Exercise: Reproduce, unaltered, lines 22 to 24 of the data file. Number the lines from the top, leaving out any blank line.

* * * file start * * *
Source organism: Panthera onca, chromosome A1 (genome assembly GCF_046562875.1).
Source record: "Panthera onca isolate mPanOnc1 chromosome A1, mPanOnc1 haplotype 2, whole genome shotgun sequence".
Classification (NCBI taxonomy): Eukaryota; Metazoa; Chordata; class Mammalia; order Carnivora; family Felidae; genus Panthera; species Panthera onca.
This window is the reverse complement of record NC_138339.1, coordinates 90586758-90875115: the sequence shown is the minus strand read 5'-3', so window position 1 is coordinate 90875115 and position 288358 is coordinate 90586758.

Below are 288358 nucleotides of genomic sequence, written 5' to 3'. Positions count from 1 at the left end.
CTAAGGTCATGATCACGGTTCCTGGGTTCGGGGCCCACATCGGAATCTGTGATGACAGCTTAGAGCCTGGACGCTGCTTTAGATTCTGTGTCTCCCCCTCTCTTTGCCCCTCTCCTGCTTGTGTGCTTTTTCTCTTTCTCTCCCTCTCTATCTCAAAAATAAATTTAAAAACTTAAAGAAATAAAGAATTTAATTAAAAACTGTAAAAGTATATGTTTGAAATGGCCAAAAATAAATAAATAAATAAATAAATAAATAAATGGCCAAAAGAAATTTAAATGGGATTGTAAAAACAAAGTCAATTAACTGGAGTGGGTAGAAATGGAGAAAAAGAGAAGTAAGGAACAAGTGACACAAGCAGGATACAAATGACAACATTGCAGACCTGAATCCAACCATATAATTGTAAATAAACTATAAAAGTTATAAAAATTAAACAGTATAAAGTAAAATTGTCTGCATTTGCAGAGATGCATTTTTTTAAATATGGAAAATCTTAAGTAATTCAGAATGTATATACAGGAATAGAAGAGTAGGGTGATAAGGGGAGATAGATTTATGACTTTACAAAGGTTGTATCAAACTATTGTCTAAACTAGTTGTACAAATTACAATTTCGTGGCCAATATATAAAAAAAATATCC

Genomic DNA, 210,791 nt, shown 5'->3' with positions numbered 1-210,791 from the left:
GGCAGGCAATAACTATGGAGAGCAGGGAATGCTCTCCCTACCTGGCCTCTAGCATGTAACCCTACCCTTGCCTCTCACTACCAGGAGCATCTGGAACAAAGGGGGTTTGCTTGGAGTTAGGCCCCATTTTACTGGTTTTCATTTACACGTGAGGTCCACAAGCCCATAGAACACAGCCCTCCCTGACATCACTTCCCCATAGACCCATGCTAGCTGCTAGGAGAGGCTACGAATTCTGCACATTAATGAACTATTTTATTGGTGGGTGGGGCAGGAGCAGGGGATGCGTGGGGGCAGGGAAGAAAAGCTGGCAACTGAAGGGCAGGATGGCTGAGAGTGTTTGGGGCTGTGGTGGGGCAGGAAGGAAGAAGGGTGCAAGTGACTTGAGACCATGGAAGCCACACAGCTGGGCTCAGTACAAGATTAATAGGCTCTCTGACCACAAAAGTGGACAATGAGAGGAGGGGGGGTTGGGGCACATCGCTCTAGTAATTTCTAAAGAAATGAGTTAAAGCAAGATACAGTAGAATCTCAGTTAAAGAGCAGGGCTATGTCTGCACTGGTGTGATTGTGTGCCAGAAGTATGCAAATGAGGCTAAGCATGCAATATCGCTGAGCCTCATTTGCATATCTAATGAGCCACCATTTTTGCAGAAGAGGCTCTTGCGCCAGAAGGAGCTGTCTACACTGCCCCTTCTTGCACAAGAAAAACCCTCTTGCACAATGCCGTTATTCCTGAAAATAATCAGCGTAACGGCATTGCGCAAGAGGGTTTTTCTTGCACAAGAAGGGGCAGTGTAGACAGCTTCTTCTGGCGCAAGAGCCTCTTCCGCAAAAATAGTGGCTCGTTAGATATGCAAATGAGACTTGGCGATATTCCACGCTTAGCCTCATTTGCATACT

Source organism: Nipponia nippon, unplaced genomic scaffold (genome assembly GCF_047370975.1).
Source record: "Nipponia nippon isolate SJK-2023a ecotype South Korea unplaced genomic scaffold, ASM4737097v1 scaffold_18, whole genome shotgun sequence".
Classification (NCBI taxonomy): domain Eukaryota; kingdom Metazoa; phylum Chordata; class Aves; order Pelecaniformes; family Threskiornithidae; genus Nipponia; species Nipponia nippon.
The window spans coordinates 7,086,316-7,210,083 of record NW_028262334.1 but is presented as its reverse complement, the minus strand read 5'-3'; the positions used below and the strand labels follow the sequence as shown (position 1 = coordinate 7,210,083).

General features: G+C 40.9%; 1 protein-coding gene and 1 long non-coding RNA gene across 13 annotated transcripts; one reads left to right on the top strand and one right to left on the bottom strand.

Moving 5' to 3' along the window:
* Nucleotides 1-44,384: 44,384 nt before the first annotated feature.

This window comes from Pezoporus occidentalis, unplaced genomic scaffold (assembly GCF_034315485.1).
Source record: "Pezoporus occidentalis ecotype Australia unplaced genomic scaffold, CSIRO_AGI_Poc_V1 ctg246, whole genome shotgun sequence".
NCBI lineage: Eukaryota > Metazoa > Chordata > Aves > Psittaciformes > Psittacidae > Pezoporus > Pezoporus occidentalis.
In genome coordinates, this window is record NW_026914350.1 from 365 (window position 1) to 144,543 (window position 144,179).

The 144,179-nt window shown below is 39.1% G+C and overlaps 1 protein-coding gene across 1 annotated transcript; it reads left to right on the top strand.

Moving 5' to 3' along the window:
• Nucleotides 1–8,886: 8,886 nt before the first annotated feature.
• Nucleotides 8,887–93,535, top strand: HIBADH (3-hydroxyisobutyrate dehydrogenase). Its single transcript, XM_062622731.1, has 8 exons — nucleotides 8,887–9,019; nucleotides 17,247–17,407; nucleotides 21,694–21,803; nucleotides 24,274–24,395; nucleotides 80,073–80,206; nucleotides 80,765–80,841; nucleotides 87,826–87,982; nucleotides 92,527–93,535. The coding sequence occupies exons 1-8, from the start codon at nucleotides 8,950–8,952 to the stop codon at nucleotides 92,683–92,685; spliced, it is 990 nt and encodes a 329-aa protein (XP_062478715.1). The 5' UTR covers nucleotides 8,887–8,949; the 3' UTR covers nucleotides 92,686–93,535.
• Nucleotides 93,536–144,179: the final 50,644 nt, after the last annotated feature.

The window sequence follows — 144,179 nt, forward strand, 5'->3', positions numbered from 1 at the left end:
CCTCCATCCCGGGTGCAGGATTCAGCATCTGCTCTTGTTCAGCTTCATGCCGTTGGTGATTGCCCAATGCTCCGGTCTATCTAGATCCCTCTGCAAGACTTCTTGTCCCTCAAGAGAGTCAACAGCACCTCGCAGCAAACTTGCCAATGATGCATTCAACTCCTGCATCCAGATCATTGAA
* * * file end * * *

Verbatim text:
• Nucleotides 1–8,886: 8,886 nt before the first annotated feature.
• Nucleotides 8,887–93,535, top strand: HIBADH (3-hydroxyisobutyrate dehydrogenase). Its single transcript, XM_062622731.1, has 8 exons — nucleotides 8,887–9,019; nucleotides 17,247–17,407; nucleotides 21,694–21,803; nucleotides 24,274–24,395; nucleotides 80,073–80,206; nucleotides 80,765–80,841; nucleotides 87,826–87,982; nucleotides 92,527–93,535. The coding sequence occupies exons 1-8, from the start codon at nucleotides 8,950–8,952 to the stop codon at nucleotides 92,683–92,685; spliced, it is 990 nt and encodes a 329-aa protein (XP_062478715.1). The 5' UTR covers nucleotides 8,887–8,949; the 3' UTR covers nucleotides 92,686–93,535.
• Nucleotides 93,536–144,179: the final 50,644 nt, after the last annotated feature.